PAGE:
• Require test-optional admissions practices for 2020 and 2021 cohort: The inequities that are exacerbated by ACT/SAT  requirements will be heightened in the next year as students with access to time, financial resources and technology will have more opportunity to prepare for standardized tests, for example. Many institutions are moving in this direction already, but it is imperative that all higher education institutions move in this direction for the upcoming cohorts to avoid increasing the inequities low-income students are going to experience during this crisis. Test-optional admissions must apply equally to recent high school graduates, returning or adult students, and adult education students.
  • Direct institutions to waive or alter requirements that prevent students from enrolling in the next term due to unpaid tuition, fees, or other college bills. This crisis has upended students and families, including their financial security. Many people have lost jobs and requiring bills be paid in full will make it more difficult for vulnerable students to stay on track.

Student Loan and Debt Relief

  • Reduce outstanding loan balances by passing the Student Loan Debt Relief Act. The CARES Act suspends loan payments through September 30, 2020, but with millions of workers losing their jobs, student loan debt can endanger people’s financial stability; cancellation of student debt would provide direct relief to millions of borrowers.
  • Provide student loan repayment forbearance across all loan types . While the CARES Act provides suspension of student loan repayment of publicly-held debt, an estimated 9 million borrowers are left out. Borrowers should have access to a hold-harmless repayment suspension period, regardless of loan type, including a freeze on interest accrual. Student loan borrowers with commercially-held Federal Family Education Loan Program debt, and debt held by institutions through the Perkins loan program, should have equal treatment to borrowers with federal loans covered by CARES repayment forbearance.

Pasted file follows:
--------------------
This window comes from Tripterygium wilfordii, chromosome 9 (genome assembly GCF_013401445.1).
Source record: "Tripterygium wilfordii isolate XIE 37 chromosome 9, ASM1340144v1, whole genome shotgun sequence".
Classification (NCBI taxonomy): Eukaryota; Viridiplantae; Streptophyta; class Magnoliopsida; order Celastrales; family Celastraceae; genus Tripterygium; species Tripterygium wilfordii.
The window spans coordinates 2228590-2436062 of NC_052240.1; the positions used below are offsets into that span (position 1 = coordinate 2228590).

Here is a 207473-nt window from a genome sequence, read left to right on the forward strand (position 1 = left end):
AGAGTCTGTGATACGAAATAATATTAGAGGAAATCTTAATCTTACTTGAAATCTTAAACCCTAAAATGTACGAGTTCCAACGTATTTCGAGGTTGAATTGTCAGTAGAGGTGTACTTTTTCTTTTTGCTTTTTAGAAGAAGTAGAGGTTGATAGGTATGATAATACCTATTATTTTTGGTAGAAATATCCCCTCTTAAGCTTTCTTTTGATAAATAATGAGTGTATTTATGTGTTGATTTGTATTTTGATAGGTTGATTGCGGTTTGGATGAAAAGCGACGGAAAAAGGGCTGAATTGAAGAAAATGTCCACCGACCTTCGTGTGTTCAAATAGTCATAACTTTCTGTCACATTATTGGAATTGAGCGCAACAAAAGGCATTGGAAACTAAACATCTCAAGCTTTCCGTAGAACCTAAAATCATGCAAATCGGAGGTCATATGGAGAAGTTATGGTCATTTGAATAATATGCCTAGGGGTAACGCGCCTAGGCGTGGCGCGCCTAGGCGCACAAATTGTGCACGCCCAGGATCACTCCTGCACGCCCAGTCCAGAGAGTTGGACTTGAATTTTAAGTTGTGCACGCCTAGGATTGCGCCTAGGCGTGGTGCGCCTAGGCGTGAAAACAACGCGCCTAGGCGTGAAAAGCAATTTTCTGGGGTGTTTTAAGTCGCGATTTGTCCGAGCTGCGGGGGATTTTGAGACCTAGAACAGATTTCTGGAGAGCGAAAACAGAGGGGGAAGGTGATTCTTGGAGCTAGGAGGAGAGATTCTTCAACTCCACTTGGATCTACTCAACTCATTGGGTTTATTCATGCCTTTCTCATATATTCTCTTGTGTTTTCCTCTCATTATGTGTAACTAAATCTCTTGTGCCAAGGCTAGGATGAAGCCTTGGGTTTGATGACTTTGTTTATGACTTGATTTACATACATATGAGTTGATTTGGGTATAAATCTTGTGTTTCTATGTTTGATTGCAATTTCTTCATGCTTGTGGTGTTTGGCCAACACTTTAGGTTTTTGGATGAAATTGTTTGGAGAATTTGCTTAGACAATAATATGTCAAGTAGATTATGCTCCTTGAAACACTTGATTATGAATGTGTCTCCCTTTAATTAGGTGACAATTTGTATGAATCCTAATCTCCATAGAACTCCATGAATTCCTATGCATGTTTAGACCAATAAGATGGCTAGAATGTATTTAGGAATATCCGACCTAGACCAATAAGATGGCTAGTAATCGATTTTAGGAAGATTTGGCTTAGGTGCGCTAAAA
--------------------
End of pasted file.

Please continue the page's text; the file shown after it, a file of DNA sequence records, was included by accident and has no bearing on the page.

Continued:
• Institute oversight measures on loan collection activities to ensure the Department of Education complies in ceasing all involuntary collections, including wage and benefit garnishments. Students with low incomes and students of color cannot afford to have their wages garnished and credit ruined in the process.
  • Allow student loan debt to be discharged in bankruptcy as more women and families hit hard by the public health emergency find themselves forced to seek relief from their debts.

Other Student Protections